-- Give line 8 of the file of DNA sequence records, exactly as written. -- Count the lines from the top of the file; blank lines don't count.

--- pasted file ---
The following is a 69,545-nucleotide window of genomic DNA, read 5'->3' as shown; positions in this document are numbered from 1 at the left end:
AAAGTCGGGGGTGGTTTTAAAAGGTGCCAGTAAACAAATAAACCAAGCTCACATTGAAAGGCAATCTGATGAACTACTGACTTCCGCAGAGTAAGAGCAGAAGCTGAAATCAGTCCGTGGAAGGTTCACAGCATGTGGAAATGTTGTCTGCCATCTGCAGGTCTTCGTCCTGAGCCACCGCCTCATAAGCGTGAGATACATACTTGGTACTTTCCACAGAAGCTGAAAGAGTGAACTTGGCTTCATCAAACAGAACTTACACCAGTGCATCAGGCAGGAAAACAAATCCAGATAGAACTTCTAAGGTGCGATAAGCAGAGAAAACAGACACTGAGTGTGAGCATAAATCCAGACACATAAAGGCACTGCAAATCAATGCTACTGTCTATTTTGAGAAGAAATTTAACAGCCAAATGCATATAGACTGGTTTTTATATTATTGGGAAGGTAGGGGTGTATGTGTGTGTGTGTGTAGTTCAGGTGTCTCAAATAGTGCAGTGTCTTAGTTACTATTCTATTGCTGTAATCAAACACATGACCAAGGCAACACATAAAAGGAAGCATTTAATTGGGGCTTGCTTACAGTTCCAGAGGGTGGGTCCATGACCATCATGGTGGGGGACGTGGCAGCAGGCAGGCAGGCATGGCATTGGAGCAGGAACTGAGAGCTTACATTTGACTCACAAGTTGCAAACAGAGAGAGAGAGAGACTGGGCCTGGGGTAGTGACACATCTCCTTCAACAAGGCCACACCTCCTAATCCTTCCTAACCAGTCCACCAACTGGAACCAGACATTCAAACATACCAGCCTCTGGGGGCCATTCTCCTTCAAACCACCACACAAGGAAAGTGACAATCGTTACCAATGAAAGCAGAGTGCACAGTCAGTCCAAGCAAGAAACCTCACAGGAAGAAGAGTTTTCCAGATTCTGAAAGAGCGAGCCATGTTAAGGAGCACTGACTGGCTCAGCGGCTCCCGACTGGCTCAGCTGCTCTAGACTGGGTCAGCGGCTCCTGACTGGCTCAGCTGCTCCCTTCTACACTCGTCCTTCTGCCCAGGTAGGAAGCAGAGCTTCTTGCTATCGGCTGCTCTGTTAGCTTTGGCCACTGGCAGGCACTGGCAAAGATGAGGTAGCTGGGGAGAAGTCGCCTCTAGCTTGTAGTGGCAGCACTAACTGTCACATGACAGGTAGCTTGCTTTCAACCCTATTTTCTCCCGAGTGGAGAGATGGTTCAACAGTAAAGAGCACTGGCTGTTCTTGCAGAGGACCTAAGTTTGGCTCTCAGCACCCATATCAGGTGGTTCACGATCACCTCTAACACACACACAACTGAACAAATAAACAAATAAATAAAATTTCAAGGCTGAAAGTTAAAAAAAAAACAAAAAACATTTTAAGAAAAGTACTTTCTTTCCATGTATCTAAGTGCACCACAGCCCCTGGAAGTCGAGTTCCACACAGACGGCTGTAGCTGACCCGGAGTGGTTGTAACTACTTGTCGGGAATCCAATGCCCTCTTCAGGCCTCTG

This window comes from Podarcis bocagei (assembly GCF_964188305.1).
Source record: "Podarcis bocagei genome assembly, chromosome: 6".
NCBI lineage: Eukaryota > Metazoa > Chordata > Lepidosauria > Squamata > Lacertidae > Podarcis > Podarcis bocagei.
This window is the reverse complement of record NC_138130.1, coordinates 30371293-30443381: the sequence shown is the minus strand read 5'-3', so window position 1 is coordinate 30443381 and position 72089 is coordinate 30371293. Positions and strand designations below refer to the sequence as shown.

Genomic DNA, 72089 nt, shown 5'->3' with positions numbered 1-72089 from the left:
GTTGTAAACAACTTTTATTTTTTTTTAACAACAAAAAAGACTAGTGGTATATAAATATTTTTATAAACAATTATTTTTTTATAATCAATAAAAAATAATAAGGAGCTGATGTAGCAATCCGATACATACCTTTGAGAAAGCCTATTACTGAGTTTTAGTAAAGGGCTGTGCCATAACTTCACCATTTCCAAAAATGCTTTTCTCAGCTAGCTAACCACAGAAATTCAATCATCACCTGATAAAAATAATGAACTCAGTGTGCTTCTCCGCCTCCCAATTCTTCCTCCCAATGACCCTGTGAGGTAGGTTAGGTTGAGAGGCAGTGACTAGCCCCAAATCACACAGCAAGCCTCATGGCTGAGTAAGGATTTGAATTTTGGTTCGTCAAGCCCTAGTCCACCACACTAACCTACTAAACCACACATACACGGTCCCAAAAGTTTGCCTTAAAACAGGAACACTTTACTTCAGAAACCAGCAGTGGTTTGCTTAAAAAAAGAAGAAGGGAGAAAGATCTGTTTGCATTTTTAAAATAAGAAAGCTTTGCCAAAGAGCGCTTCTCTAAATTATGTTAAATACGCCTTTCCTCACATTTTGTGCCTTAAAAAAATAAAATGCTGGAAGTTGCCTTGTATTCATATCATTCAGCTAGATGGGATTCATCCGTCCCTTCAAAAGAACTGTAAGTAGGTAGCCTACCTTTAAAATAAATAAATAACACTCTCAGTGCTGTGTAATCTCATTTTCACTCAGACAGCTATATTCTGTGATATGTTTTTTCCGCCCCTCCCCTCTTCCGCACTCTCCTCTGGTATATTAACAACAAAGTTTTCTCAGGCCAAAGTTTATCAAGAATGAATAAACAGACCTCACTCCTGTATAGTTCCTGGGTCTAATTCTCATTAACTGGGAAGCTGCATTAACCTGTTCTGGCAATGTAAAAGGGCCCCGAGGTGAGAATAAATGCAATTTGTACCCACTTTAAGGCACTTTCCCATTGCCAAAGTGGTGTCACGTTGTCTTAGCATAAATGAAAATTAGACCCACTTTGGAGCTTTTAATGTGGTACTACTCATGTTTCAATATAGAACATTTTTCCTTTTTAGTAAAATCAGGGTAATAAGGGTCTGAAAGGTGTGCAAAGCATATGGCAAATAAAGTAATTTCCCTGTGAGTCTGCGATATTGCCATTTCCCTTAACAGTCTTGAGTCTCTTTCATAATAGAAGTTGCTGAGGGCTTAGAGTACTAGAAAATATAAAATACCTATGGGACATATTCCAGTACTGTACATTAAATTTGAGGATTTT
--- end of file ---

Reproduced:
GTTGTAAACAACTTTTATTTTTTTTTAACAACAAAAAAGACTAGTGGTATATAAATATTTTTATAAACAATTATTTTTTTATAATCAATAAAAAATAATAAGGAGCTGATGTAGCAATCCGATACATACCTTTGAGAAAGCCTATTACTGAGTTTTAGTAAAGGGCTGTGCCATAACTTCACCATTTCCAAAAATGCTTTTCTCAGCTAGCTAACCACAGAAATTCAATCATCACCTGATAAAAATAATGAACTCAGTGTGCTTCTCCGCCTCCCAATTCTTCCTCCCAATGACCCTGTGAGGTAGGTTAGGTTGAGAGGCAGTGACTAGCCCCAAATCACACAGCAAGCCTCATGGCTGAGTAAGGATTTGAATTTTGGTTCGTCAAGCCCTAGTCCACCACACTAACCTACTAAACCACACATACACGGTCCCAAAAGTTTGCCTTAAAACAGGAACACTTTACTTCAGAAACCAGCAGTGGTTTGCTTAAAAAAAGAAGAAGGGAGAAAGATCTGTTTGCATTTTTAAAATAAGAAAGCTTTGCCAAAGAGCGCTTCTCTAAATTATGTTAAATACGCCTTTCCTCACATTTTGTGCCTTAAAAAAATAAAATGCTGGAAGTTGCCTTGTATTCATATCATTCAGCTAGATGGGATTCATCCGTCCCTTCAAAAGAACTGTAAGTAGGTAGCCTACCTTTAAAATAAATAAATAACACTCTCAGTGCTGTGTAATCTCATTTTCACTCAGACAGCTATATTCTGTGATATGTTTTTTCCGCCCCTCCCCTCTTCCGCACTCTCCTCTGGTATATTAACAACAAAGTTTTCTCAGGCCAAAGTTTATCAAGAATGAATAAACAGACCTCACTCCTGTATAGTTCCTGGGTCTAATTCTCATTAACTGGGAAGCTGCATTAACCTGTTCTGGCAATGTAAAAGGGCCCCGAGGTGAGAATAAATGCAATTTGTACCCACTTTAAGGCACTTTCCCATTGCCAAAGTGGTGTCACGTTGTCTTAGCATAAATGAAAATTAGACCCACTTTGGAGCTTTTAATGTGGTACTACTCATGTTTCAATATAGAACATTTTTCCTTTTTAGTAAAATCAGGGTAATAAGGGTCTGAAAGGTGTGCAAAGCATATGGCAAATAAAGTAATTTCCCTGTGAGTCTGCGATATTGCCATTTCCCTTAACAGTCTTGAGTCTCTTTCATAATAGAAGTTGCTGAGGGCTTAGAGTACTAGAAAATATAAAATACCTATGGGACATATTCCAGTACTGTACATTAAATTTGAGGATTTT